Monday, October 18, 2010

The Less Reluctant Homeschooler (LRH): Frontier House

I am teaching my children a bit of history this week.  I hope that it also results in some character building, satisfaction with what we have and an appreciation for hard work!

When PBS did their Frontier House series in 2002, I watched each week like it was a soap opera!  My husband was amazed, he had probably never watched public TV in his life!  He wasn't as thrilled with it as I was, but thought it was pretty neat.

We recently turned off our Direct TV service and subscribed to Netflix.  The very first discs I ordered?  Frontier House!  I was excited to see that PBS also offered a lesson plan to go along with the series!  Some of the links do not work anymore, so be sure to test them out before hand so you know what to avoid/substitute!  The plans are geared toward 5-8th graders (primarily), but they are working well with my 4th & 6th grade equivalent ages.

If you have younger students, there is a good lesson plan on Westward Expansion at Megan Cato's site.  It is much more comprehensive.

I am wondering if "lesson plan" and unschooling are mutually exclusive, and if using one means I'm not the other.  Hmm, things to ponder.  I guess just like the rest of my life, this area does not fit into a neatly labeled bucket!  I do know that my children learn best when watching a video (visual & auditory stimulation) and discussing the lessons (auditory).  I am trying to think of an easy way to integrate a kinetic experience, perhaps cooking or making something? 

One thing that I have been doing that I think falls into the kinetic slot is posting the links to their Facebook pages, so they have to go click them and read the info online (which we do all together, each on our own computers!  LOL)

I'll try to update this entry with our timeline of how it worked for us.  :)

Day One:
  • "Introductory Activity" from "Free Land" lesson
  • Post Become a Billionaire Sheet to their Facebook pages (caution - internal link to "worksheet" is broken)
  • Have them read, discuss according to steps 1-4
  • Post "Uncle Sam is Rich Enough to Give Us All a Farm" to their Facebook pages
  • Have them read as directed in steps 5 & 6, discuss according to step 7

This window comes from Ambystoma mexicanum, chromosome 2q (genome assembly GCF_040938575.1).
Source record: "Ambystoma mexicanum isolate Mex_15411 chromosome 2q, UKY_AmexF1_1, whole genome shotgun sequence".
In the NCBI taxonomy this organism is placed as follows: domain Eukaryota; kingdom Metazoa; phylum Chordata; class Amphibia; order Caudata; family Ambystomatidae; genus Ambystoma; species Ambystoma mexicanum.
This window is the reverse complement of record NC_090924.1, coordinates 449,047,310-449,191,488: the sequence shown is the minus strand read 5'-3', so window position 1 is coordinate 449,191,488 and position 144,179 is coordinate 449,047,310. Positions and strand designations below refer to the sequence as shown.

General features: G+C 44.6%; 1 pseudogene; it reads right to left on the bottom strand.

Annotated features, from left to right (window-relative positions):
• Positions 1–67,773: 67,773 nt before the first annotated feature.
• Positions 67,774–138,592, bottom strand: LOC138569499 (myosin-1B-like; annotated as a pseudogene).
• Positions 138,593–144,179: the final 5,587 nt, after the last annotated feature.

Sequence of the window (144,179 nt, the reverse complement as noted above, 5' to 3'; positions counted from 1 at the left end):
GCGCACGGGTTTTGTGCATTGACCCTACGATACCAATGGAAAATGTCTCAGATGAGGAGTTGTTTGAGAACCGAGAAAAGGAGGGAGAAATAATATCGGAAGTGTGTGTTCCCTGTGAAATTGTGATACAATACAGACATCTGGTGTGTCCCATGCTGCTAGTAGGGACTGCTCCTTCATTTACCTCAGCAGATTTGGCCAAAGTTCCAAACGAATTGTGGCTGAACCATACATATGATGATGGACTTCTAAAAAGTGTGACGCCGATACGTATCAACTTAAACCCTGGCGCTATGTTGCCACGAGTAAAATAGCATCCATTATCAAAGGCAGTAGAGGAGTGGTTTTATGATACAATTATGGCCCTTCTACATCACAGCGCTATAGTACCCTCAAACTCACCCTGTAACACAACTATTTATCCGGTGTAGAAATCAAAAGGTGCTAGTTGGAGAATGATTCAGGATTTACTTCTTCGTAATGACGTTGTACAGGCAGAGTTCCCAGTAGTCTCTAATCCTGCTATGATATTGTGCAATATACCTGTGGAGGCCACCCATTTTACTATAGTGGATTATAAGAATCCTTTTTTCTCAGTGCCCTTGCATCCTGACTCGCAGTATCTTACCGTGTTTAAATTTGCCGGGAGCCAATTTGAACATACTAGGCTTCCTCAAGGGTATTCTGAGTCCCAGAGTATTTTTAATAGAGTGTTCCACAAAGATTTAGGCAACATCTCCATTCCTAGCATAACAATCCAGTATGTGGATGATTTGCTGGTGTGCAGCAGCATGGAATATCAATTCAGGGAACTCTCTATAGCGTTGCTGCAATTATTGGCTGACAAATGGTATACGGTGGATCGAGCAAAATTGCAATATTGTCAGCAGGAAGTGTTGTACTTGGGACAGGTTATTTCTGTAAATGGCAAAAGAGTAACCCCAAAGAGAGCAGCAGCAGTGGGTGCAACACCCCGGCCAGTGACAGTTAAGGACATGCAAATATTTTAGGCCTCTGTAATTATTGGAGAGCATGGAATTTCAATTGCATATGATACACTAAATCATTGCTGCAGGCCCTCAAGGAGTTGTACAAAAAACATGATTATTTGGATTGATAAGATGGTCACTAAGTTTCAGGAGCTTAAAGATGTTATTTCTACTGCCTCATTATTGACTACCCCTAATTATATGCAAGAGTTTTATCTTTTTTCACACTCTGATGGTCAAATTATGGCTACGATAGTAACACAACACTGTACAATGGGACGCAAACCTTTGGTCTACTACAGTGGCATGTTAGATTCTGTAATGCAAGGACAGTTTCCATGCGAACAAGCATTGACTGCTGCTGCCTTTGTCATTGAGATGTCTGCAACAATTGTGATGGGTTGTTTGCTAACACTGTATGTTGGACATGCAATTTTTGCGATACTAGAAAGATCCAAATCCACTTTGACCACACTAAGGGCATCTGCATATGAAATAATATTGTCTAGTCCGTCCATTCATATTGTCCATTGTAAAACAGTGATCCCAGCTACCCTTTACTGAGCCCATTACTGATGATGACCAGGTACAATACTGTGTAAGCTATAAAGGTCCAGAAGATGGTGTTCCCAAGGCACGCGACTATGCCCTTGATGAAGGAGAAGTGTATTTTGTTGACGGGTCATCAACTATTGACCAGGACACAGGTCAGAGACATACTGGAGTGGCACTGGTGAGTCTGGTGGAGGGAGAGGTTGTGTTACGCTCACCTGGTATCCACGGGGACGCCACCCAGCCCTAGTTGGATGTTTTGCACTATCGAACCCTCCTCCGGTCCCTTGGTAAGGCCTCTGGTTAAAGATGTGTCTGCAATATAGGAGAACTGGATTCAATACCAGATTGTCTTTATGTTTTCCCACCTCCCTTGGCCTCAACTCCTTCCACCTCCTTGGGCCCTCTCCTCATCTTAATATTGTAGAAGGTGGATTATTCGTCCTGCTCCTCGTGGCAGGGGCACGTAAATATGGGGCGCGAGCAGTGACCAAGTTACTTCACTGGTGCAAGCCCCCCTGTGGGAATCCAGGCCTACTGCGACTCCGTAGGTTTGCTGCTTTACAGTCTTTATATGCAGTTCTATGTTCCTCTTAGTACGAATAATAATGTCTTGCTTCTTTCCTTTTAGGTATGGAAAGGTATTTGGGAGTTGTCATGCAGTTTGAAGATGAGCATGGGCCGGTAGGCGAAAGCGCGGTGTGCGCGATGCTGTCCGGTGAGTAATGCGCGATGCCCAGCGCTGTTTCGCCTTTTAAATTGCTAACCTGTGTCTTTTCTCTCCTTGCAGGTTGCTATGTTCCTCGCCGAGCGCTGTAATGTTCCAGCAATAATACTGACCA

• Begin "Class One", Post "Timemap-US Borders" on their Facebook pages
  • Discuss, complete steps 1-7 (this was probably our favorite part - we loved the interactive timeline!)
  • "Class Two", we really didn't do.  The link to a quiz is broken, and we don't need an "assessment" essay :)
  • Watch episode one of Frontier House, discuss
Day Two: (We based on some of the activities in the "Extensions" section)
  • Wood Use: How big is an acre?  I used this worksheet for myself, to figure out the measurements, then we discussed.  I felt it was too advanced for my 4th and 6th graders.
  • We looked at the Homestead Act of 1862 (from the National Archives), then read from Homestead Act of 1862 (text). 
  • I printed a map of our neighborhood and overlayed the measurements for 160 acres.  This gave the kids a practical understanding of the actual size of a homestead (as well as reinforcing map-reading skills)
  • We watched episode 2 of Frontier House

Day 3:
  • We reviewed by discussing the Homestead Act
  • We watched episode 3 of Frontier House (The wedding episode - it's my favorite!)
Day 4:
  • Daddy was home!  We showed off our knowledge of The Homestead Act, sharing all of it with Daddy and letting him ask questions, fill in details, etc.
  • We had a marathon and watched episodes 4-6 of Frontier House.
  • In episode 6 we paused and had a discussion about godly roles for husbands and wives.  The Glenn family had a lot of conflict, due in part to poor communication skills, but owing largely to the husband/wife relationship.  We took time to share the Biblical mandate for husbands to love their wives and put their needs first, as Christ did for the church, and for wives to be supportive and encouraging of their husbands, submitting to them as Christians are to submit to the will of Christ.

Don't stop - there's lots more good stuff...

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